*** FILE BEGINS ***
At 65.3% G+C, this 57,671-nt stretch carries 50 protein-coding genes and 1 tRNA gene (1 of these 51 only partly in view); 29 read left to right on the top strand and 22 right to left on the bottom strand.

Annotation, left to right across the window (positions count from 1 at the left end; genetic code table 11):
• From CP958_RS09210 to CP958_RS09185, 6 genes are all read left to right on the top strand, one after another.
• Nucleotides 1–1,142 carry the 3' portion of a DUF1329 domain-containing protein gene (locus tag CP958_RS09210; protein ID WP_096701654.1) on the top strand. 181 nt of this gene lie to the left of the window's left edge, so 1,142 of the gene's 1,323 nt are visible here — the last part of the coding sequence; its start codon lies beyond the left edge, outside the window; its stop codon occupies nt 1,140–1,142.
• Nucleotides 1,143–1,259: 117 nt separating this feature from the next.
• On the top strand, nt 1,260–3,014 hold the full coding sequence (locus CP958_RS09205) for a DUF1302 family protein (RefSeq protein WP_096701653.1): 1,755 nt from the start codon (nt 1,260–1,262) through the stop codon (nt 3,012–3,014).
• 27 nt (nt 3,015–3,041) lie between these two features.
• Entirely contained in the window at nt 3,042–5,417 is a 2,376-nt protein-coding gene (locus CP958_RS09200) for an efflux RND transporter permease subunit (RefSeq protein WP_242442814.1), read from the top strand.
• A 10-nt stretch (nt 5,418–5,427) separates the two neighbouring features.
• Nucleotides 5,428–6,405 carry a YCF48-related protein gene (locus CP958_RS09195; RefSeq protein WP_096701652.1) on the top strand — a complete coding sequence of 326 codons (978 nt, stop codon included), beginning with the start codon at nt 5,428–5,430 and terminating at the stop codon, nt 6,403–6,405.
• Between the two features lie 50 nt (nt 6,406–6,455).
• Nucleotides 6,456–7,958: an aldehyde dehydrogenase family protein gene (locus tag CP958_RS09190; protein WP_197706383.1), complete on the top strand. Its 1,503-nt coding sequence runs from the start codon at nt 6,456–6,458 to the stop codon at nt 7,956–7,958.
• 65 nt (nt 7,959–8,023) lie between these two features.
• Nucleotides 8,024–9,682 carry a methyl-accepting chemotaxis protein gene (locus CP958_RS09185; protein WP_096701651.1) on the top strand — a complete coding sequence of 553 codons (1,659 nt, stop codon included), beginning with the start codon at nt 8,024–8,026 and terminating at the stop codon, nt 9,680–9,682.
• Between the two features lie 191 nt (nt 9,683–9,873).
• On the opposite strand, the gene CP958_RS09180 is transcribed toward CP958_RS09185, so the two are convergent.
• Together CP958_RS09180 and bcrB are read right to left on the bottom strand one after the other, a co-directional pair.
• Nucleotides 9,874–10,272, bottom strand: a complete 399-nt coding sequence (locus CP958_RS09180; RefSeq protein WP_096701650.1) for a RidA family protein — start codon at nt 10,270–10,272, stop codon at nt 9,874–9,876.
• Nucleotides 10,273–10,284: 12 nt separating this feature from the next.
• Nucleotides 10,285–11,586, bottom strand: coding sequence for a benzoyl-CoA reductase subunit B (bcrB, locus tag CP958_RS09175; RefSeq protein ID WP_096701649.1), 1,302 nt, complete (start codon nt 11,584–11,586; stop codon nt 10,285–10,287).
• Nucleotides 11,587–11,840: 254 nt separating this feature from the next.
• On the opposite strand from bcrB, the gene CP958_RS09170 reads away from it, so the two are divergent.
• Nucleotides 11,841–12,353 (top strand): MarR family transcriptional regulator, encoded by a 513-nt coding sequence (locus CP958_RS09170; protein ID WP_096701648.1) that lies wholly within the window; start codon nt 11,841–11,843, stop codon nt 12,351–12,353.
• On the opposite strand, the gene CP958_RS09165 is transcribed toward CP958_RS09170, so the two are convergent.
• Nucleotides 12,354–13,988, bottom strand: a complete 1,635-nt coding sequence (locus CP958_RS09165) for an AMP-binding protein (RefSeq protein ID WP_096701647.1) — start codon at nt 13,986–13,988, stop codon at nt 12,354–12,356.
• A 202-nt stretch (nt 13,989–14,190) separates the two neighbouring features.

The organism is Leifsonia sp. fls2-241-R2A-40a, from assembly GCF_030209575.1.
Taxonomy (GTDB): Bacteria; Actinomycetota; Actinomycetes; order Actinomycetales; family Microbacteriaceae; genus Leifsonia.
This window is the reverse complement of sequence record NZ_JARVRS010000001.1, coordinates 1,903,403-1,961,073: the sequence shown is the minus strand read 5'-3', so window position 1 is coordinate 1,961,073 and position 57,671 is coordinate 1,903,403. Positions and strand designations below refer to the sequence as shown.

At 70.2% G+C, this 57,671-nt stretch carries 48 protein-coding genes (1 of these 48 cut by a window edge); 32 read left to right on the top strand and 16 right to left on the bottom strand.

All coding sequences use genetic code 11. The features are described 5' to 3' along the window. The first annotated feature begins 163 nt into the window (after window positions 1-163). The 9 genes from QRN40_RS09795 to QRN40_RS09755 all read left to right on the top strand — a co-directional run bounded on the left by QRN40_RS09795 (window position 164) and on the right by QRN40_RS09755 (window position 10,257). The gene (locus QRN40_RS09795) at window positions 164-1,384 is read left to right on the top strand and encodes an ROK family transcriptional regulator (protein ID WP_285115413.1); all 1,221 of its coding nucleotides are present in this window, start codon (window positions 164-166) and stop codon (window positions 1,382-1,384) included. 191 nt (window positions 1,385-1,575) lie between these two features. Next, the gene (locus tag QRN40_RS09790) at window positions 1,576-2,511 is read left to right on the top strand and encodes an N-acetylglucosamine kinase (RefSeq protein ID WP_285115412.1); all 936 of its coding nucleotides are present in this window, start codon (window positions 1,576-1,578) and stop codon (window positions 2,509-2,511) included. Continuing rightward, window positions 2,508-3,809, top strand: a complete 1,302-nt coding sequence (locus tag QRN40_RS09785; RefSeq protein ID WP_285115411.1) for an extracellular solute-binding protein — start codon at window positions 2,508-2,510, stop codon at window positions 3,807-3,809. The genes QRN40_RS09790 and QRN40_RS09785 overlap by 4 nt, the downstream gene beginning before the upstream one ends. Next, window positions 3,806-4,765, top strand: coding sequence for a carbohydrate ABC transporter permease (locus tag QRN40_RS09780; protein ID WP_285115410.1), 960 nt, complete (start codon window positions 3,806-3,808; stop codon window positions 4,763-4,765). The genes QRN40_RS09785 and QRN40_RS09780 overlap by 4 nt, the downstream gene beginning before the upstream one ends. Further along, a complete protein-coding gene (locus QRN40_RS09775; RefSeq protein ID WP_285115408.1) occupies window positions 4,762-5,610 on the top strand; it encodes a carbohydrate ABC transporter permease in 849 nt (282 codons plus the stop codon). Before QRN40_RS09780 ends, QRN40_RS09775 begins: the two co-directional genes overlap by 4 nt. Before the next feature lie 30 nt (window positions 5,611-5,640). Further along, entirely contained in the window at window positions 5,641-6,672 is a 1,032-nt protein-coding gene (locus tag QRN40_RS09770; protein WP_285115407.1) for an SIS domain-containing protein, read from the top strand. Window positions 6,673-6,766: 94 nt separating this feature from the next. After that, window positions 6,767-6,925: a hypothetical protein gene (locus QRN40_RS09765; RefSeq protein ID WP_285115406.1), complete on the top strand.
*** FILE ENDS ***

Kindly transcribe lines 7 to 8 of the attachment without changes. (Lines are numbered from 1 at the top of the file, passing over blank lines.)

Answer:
• 27 nt (nt 3,015–3,041) lie between these two features.
• Entirely contained in the window at nt 3,042–5,417 is a 2,376-nt protein-coding gene (locus CP958_RS09200) for an efflux RND transporter permease subunit (RefSeq protein WP_242442814.1), read from the top strand.